In the spring of 1862, Union Brig. Gen. Samuel R. Curtis entered Arkansas with his 10,500 strong Army of the Southwest. and 50 artillery guns. He moved into Benton County, Arkansas, following a stream called Sugar Creek. Expecting an assault from the south, Gen Curtis found an excellent defensive position on the north side of the creek and began to fortify it .
Major General Earl Van Dorn's (CSA) Army of the West totaled approximately 16,000 men, including 800 Indian troops. Planning to flank Curtis and attack his rear, Van Dorn planned to either force Curtis to retreat north or be encircled and destroyed. Gen. Van Dorn had ordered his army to travel light so each soldier carried only three days' rations, forty rounds of ammunition, and a blanket. Each division was allowed an ammunition train and an additional day of rations. All other supplies, including tents and cooking utensils, were to be left behind.
On the night of March 6, 1862, Maj. Gen. Earl Van Dorn (CSA) set out to outflank the Union position near Pea Ridge, dividing his army into two columns. Learning of Van Dorn’s approach, the Gen. Samuel R. Curtis (USA) marched north to meet his advance on March 7. This movement—compounded by the killing of two generals, Brig. Gen. Ben McCulloch (CSA) and Brig. Gen. James McQueen McIntosh (CSA), and the capture of their ranking colonel, halted the Rebel attack. Gen. Van Dorn (CSA) led a second column to meet the Federals in the Elkhorn Tavern and Tanyard area. By nightfall, the Confederates controlled Elkhorn Tavern and Telegraph Road. The next day, Maj. Gen. Samuel R. Curtis (USA), having regrouped and consolidated his army, counterattacked near the tavern and, by successfully employing his artillery, slowly forced the Rebels back. Running short of ammunition, the confederates abandoned the battlefield. The Union controlled Missouri for the next two years.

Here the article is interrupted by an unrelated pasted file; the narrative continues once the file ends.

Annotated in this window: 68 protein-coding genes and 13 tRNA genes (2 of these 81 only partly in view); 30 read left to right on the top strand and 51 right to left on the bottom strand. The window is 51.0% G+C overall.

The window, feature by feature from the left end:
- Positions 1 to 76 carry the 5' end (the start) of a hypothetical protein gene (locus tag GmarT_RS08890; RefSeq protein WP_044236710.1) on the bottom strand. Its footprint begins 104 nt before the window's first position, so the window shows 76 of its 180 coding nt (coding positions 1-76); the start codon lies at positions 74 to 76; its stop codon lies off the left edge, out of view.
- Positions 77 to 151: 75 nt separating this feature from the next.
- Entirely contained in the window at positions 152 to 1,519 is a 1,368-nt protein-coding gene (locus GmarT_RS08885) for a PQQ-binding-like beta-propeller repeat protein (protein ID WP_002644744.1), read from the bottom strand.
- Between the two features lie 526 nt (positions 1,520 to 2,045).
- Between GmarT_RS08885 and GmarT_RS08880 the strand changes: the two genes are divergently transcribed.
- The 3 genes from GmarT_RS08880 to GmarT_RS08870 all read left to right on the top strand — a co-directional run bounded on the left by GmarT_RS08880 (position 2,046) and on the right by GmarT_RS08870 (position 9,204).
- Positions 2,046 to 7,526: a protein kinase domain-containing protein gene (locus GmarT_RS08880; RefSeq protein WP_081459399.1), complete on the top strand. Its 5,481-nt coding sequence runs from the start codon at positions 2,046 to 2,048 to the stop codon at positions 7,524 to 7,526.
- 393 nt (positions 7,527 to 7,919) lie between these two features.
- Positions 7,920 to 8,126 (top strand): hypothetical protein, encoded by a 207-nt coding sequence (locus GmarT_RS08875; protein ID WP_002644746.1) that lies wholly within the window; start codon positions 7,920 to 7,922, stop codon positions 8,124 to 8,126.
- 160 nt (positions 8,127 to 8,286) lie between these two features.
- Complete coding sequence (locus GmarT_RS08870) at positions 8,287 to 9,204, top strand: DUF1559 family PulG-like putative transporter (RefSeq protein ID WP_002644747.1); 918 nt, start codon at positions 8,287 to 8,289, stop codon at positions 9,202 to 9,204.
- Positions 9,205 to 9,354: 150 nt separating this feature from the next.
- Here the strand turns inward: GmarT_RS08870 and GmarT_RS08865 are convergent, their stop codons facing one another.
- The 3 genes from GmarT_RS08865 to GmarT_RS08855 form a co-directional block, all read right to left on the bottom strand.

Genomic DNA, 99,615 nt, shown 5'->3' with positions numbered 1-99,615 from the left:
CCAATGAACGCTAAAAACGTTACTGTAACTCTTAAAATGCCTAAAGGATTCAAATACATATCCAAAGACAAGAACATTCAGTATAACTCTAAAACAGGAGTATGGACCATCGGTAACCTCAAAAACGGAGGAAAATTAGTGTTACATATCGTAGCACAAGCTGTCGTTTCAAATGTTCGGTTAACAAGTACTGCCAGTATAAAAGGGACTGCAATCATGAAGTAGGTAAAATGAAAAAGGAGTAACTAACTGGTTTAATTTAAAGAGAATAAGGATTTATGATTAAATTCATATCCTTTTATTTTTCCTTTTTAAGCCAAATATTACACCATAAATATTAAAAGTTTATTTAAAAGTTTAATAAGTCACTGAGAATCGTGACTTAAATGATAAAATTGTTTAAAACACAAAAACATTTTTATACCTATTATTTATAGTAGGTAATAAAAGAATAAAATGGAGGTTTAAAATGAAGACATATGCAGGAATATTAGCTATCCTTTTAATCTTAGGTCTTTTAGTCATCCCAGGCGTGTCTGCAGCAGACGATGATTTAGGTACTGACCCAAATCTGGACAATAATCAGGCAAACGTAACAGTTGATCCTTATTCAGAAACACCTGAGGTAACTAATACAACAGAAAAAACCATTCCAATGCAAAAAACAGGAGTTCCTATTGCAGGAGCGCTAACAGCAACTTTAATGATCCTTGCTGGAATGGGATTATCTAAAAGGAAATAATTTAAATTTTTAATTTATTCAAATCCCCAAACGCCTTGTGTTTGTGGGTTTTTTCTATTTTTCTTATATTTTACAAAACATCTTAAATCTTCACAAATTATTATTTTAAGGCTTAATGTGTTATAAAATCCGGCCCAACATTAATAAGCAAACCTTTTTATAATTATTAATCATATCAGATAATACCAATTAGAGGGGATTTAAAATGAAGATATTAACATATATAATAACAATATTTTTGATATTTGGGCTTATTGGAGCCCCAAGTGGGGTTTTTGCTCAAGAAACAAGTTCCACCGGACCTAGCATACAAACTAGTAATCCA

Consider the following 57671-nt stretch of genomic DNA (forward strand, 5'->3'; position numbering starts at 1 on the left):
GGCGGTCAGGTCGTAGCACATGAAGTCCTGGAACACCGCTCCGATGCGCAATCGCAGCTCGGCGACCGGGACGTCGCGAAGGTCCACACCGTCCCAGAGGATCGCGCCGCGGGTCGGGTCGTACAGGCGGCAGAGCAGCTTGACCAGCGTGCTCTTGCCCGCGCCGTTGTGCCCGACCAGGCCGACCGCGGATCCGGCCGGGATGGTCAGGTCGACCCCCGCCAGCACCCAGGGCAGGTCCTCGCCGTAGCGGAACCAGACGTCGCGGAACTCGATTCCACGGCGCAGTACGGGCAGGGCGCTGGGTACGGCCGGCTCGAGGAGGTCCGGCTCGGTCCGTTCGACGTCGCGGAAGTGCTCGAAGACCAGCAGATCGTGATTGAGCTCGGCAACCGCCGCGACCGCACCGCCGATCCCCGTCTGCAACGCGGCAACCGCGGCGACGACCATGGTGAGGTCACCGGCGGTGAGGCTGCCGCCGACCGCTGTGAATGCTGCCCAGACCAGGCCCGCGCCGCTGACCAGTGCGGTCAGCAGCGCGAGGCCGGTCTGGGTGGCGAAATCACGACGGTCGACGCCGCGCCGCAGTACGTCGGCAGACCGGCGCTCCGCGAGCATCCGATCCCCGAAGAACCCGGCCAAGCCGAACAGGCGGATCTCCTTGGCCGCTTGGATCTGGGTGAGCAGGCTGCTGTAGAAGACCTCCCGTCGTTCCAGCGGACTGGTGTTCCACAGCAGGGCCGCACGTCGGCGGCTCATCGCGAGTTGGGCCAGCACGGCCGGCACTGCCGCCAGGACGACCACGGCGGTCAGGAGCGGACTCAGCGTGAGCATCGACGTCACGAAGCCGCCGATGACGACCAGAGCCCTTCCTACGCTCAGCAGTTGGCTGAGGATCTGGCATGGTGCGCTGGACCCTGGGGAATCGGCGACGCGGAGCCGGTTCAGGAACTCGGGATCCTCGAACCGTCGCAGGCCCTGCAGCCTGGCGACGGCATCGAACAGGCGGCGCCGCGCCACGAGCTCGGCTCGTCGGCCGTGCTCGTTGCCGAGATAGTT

CWSAC: Battle of Pea Ridge
Wikipedia: Battle of Pea Ridge
Source: CWSAC - Battle of Pea Ridge [PDF, p 7]
The battlefield has been preserved.
The Battle of Pea Ridge battlefield has been preserved by the National Parks Service and is part of the Pea Ridge National Military Park.
Visit the official park web site at
Pea Ridge National Military Park
Is there a battlefield app?
Map of the Battlefield showing the locations of the markers?
monuments documented by CWBFM on the battlefield. (Map Monuments
This page originally submitted by Byron Hooks of Sandy Springs, GA, on October 25, 2016. This page has been viewed 2010 time(s) since then. This page has been updated 1 time(s) since then.
The page was last updated by Byron Hooks of Sandy Springs, GA, on February 26, 2021.
BG Hooks was the editor who published this page on November 02, 2016.